Susan put her hands on her blood-moon cheeks then inched her chair away from Chuck's, her face the expression of a deer in headlights. 

Randy nodded in encouragement. "Okay, now we're getting somewhere. You people need some steam!". Randy stood and looked at a bikini-clad Ms. November hanging on the wall. He turned back to the couple. "Let me shift gears on you folks for a minute. From what I'm hearing, Susan is eager for kids so much so that Chuck, do you feel overlooked and undercooked? Now Chuck, are you wanting kids, or just wanting to paddle around on the white water?" 

Susan's green parsley lips moved with trepidation. "It's no secret he doesn't want kids…." 

"For God's sake, Sugar Bear…." Chuck's voice boomed in Randy's earphones before Susan could say another word. 

"Where the hell did you get that idea from?" 

Susan looked like a wilted rose; chin tucked into the top of her chest. "From being married to you for five years."

"Yes. Get it out. Get it all out. This is good." 

Susan and Chuck sat with folded arms and straight-jacket faces. Randy made a note then proceeded with his questions. "Susan, what do you want out of motherhood?" 

Arms dropping to her side, Susan whispered. "From the time I was a young girl, I've always wanted somebody to love with my entire being, somebody who needed my care. A child would make our family complete." 

"You hear that, Randy? This is exactly what I'm talking about. I've never been more than a piece of a puzzle to her. Why can't I receive that love?" Chuck glared at Susan. "I'll give it to you!" 

"I'll get to that, Chuck." Randy's baritone voice went bass deep.

But Chuck stood up and stormed out of the room, slamming his hand on the wall on the way out. 

Susan sobbed, looking at Chuck's empty chair. "I'm sorry, Randy. Maybe this wasn't the best idea." 

Randy flipped his cap backward again. "Tell me, has he always been so adamant in not wanting any kids?" 

Susan swiped her sleeve against her eyes and nose. "He's never said that in so many words. But I guess I've always known it. I'm just like his rose bush outside. To be protected. He's afraid he'll lose me otherwise." 

The alarm on Randy's phone blared with the chorus from Drop It Like It's Hot. "Well, look at that. Our first session has come to an end. Let's get you scheduled for your next one."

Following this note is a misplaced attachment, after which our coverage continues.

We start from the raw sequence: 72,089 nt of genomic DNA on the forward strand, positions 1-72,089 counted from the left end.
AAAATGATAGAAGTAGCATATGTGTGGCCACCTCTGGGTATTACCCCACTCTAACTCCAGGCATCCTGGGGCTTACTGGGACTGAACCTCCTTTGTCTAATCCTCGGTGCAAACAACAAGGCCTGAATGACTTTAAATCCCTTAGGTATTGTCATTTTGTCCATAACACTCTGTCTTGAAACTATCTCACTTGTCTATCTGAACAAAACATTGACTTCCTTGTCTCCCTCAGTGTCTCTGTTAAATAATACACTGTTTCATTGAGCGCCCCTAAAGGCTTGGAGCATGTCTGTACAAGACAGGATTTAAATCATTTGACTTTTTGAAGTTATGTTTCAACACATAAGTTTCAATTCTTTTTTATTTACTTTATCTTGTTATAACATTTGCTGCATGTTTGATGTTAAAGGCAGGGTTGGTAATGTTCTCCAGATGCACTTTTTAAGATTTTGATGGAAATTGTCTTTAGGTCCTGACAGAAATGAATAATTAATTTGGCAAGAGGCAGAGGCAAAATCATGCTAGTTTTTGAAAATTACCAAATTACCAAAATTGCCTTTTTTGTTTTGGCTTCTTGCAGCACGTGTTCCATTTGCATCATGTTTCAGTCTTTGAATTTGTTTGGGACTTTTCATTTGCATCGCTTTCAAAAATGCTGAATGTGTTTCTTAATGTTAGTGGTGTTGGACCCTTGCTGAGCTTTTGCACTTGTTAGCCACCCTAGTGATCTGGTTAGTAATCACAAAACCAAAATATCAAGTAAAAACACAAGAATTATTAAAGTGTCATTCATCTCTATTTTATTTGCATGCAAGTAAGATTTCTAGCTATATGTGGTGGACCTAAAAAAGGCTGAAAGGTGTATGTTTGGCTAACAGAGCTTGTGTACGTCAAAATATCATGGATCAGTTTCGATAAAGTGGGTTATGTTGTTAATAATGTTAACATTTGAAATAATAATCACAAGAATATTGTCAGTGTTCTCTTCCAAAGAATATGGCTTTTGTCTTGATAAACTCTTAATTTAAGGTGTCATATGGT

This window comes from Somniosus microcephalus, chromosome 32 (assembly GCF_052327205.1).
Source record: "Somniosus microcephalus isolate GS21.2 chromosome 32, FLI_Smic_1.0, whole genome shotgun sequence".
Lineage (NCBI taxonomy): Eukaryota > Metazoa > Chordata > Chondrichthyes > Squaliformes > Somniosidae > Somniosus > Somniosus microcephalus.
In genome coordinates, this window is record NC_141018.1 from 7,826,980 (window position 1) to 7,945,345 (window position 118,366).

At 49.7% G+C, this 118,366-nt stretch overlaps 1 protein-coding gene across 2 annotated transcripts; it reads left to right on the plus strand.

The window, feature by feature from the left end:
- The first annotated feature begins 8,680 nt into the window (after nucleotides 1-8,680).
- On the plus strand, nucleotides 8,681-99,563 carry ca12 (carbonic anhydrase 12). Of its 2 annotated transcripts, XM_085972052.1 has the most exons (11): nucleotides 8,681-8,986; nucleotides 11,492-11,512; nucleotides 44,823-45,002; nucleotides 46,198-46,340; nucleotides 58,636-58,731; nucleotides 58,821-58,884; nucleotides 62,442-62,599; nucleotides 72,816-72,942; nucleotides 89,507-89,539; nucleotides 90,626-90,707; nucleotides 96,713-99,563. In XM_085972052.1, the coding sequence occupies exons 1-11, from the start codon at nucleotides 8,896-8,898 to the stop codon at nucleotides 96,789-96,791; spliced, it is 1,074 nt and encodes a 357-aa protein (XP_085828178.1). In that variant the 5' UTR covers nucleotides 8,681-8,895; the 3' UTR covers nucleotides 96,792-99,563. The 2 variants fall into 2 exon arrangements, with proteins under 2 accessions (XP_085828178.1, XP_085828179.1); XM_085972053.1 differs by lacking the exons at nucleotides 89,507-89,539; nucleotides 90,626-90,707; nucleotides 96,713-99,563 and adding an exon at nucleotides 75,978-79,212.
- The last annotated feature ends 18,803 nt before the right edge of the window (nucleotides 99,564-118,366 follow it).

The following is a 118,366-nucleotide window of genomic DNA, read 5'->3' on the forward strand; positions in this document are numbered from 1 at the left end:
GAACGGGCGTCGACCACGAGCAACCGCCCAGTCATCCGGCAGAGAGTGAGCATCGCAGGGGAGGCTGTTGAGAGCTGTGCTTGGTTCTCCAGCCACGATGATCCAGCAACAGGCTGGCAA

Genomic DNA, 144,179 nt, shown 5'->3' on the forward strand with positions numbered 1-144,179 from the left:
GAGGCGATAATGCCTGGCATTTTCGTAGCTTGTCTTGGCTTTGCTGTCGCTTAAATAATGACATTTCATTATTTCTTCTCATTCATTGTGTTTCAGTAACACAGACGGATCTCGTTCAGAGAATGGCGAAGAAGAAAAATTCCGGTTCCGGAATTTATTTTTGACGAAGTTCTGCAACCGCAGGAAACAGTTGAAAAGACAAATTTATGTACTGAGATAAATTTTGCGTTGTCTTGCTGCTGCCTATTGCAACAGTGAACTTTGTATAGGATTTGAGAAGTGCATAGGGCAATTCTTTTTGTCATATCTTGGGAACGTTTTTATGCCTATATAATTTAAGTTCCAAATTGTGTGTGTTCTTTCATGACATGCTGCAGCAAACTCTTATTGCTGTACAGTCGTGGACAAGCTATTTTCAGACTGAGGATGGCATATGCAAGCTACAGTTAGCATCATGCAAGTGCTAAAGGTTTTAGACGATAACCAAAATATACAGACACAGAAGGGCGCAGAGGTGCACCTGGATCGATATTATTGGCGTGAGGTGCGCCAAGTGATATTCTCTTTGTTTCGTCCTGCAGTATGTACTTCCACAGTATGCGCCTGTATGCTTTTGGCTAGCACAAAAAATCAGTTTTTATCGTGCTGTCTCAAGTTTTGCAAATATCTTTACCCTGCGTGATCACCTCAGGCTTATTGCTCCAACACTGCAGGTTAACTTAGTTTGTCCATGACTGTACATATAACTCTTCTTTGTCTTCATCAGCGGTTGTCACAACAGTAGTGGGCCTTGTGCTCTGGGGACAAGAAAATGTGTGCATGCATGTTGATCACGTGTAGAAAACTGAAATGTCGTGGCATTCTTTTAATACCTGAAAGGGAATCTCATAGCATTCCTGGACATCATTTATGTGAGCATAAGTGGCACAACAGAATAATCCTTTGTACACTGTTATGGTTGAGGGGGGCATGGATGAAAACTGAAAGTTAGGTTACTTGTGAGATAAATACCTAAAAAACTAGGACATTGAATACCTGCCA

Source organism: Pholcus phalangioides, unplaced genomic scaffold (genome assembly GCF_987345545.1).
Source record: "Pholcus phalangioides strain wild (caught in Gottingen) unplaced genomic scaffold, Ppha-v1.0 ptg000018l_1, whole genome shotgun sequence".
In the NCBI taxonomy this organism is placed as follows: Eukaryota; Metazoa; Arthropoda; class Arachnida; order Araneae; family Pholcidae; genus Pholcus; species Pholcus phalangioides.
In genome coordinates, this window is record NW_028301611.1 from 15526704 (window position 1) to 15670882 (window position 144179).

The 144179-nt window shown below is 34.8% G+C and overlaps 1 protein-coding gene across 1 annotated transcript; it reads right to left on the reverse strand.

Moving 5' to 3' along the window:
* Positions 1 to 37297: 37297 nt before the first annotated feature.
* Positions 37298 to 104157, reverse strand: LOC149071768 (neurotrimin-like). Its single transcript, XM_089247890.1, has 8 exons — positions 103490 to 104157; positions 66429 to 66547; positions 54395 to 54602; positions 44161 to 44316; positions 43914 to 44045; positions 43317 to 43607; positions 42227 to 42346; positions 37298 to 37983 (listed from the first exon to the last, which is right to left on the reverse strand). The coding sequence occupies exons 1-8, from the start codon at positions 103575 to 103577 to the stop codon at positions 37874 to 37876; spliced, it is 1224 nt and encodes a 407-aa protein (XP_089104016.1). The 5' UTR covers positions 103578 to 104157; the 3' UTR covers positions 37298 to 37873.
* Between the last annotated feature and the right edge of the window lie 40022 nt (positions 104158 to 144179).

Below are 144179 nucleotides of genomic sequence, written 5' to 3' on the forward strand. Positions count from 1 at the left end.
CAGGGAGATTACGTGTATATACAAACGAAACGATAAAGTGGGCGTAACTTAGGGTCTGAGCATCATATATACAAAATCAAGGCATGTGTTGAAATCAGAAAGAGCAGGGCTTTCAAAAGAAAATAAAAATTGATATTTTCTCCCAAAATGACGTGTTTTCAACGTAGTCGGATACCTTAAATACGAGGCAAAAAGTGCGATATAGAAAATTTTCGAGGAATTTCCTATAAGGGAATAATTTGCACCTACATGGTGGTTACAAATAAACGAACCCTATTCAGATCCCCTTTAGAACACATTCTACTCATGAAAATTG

"I'm sorry. I don't think so." Susan closed the laptop before Randy could pick up his pen. The front door shutting made a gentle sound. She heard Chuck's car reversing out of the driveway. She watched him travel over the hill and out of view. A fresh parsley drink, a single rose, and a note rested on the entrance table. 

I'm sorry, Sugar Bear. I'm with you. When I get back tonight, we'll talk about our favorite names. Don't forget to drink your parsley- all my love. Chuck. 

Susan smiled. A single tear ran down her cheek and landed on Chuck's note. She smelled the red rose. The floral aroma buried the grassy scent from the parsley. She squeezed the bridge of her nose then sipped the thick, green liquid. Her iPhone rang in her pocket. She set her drink back on the table and sat on a rarely used wicker chair. "Dr. Tims. Good morning."

"Mrs. Cozbi, we have some urgent news. I'm sorry we missed it earlier, but while reexamining your blood, we found an extensive amount of myristicin in it."

Susan's voice trembled. "What's that?"

"Myristicin is a common compound found in many herbs and spices, generally safe to consume for women trying to get pregnant. But the amount in your system is most definitely the cause of your miscarriages. Do you consume a large amount of nutmeg?" 

Susan sipped on the parsley drink. "No." 

"Carrots? Black pepper? Celery? Dill? Parsley?"

The green parsley drink spewed from Susan's mouth, painting the light brown door with a vomit color. "Parsley. I drink parsley three, sometimes four times a day." 

"That's it! That's the cause of your miscarriages! How long have you been drinking parsley in such large quantities?"

The iPhone dropped to the ground, shattering the face. 

"Mrs. Cozbi. Are you still there? Mrs. Cozbi?"

Susan fell to her knees, sobbing, whispering. "Ever since I told Chuck I wanted kids."


Born in South Africa, Luke Beling left home at 19 on a tennis scholarship. In 2007, Luke graduated from Campbellsville University with a Bachelor's degree in English Literature. 

Luke has had several short stories published in journals and magazines, including: Quiet Shorts (2012), Eyelands Flash Fiction (2019), Academy of the Heart and Mind (2021), and New Reader Magazine (2021).

Luke works as a director of tennis for a private club on the Big Island of Hawaii and as a content writer for an emerging surf brand. Luke is also an indie-folk songwriter with over five-thousands listeners per month across all streaming platforms.